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  • Suzi Williamson

Go to sleep, my baby (songs from Suzi's childhood) ~ lullaby

I first met Suzi when she and I were colleagues in a publishing house, where Suzi was a marketing manager. Now she is Head of Communications for Kent Music, and has aligned her career with one of her great enjoyments - music. Suzi was a keen member of our workplace ukulele club ~ an enthusiastic, lunchtime get together to fluff our way through three-chord songs. Here she recalls a song which was very special to her.

The song I remember most affectionately from early childhood is a lullaby my mum sang to me. It was one which my mum's mum sang to her, and it's the song I have sung to my own babies. So it has been loved by at least four generations of my family.

It's called Go to sleep, my baby, close your pretty eyes. It’s not a lullaby I heard from anywhere else, so it really reminds me of my family. Golden Slumbers, Paul McCartney's Blackbird, You are my sunshine are all songs which I've passed on to my own children, but most especially, Go to sleep, my baby.

Go to sleep, my baby, close your pretty eyes, Angels up above you, peeping at my honey from the skies. Great big moon is shining, stars begin to peep.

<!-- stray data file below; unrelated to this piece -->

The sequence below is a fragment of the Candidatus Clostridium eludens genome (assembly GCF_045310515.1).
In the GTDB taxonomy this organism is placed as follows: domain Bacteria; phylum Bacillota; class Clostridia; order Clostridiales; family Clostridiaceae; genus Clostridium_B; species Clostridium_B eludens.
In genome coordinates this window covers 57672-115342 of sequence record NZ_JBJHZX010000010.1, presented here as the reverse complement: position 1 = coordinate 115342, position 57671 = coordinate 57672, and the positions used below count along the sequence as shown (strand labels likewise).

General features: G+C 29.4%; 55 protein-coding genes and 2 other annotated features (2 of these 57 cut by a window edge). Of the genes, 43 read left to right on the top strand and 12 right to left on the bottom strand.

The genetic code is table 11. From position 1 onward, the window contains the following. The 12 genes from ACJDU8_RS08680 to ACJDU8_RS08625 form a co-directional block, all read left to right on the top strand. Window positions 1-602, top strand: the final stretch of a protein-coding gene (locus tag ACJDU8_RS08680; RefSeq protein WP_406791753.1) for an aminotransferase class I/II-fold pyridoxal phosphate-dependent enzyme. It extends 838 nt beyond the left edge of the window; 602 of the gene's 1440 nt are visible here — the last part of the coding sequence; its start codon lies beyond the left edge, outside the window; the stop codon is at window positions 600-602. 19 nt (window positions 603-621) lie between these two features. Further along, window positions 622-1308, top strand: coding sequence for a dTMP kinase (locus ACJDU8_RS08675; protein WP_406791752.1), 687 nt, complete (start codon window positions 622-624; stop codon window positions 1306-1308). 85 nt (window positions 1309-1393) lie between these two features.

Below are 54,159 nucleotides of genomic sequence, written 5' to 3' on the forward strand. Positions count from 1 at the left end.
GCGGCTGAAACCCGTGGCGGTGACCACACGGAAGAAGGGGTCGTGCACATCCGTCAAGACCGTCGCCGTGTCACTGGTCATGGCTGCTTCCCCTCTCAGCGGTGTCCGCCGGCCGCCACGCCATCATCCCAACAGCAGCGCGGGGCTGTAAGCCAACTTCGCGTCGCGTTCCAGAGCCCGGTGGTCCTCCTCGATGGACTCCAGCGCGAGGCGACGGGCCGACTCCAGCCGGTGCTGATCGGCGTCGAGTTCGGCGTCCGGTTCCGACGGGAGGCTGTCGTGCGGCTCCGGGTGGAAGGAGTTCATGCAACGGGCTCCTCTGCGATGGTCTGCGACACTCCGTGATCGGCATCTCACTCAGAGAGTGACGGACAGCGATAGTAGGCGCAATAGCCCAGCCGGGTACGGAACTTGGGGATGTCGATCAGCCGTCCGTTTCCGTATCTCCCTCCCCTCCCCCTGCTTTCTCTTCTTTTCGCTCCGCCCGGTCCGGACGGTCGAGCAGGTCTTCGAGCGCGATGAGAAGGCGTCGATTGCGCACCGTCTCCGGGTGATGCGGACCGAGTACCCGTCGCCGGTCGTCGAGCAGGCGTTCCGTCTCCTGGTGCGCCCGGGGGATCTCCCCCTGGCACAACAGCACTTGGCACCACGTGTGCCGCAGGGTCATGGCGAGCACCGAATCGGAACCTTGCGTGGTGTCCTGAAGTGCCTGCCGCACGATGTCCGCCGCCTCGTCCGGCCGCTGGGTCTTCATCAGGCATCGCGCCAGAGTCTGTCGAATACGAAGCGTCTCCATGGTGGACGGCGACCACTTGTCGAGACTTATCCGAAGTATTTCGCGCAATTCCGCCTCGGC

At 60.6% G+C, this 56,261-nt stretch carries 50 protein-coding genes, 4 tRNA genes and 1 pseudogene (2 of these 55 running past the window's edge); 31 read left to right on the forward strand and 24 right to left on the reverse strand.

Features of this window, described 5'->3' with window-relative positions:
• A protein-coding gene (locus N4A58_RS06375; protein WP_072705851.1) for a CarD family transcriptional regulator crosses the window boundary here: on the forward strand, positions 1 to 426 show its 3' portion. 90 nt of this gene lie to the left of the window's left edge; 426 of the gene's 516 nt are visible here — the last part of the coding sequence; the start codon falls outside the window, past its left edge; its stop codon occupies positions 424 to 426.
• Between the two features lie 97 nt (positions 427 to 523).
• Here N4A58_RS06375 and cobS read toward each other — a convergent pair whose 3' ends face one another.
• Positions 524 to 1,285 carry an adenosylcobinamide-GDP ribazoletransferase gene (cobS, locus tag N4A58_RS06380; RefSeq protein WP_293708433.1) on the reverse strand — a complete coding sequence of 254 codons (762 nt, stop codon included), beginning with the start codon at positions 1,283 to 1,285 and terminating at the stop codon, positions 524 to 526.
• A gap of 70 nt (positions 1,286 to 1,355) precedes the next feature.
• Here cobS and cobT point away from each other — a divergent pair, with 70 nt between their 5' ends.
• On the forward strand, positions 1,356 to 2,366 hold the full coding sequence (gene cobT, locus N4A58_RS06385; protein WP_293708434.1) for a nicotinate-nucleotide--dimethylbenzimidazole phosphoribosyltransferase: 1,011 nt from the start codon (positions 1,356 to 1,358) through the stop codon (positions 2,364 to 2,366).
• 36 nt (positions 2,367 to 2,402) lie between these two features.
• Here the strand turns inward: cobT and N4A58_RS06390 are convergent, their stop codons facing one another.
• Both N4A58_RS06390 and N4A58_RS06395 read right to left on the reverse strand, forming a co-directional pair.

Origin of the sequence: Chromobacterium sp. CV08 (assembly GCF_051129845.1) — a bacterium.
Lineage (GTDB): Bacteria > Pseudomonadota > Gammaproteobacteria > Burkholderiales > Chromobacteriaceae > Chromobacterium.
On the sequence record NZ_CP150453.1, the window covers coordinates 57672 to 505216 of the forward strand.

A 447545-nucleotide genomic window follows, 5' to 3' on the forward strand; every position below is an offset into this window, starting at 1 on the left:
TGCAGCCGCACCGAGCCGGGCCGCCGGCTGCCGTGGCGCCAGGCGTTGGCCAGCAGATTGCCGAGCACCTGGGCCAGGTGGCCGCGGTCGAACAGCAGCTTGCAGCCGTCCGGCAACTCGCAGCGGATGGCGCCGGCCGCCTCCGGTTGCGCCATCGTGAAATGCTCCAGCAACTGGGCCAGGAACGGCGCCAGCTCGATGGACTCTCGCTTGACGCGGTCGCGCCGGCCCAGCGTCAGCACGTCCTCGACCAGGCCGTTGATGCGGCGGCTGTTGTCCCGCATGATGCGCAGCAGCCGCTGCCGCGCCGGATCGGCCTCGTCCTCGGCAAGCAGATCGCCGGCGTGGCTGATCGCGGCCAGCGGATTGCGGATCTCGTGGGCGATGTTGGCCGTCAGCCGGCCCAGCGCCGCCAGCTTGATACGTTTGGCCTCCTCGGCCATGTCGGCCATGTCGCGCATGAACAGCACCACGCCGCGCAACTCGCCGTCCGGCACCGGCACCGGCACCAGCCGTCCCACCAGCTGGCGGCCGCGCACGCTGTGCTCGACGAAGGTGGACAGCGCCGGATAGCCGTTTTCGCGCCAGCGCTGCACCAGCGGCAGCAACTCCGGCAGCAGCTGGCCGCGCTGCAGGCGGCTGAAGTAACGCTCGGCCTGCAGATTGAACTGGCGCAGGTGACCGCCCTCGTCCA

Time for sleepy heads like you, dear, to go to sleep.

Playsongs adds:

With a bit of online research, we found that the original song was titled The Wyoming Lullaby and was written by the American composer, Gene Williams, aka Lawrence Wright. Its 1920s popularity launched it into public 'ownership'. It has travelled the globe by word of mouth, and for every remembered version, we've found another variation on the words. Here is Suzi's remembered version:

Go to sleep my baby, close your pretty eyes, Angels up above you, peeking at you dearly from the skies, Great big moon is shining, stars begin to peep, Time for little piccadilly to go to sleep,Time to go to sleep.

The song is mentioned with great affection from far and wide ~ Newcastle in the NE of England to Newcastle in New South Wales ~ and always as a song sung by a mother, whose mother sang it to her.

In a nice little twist back to Suzi and her ukulele, we found out that Gene Williams wrote another 20s hit called Give me a Ukulele and a Ukulele Baby and here it is:


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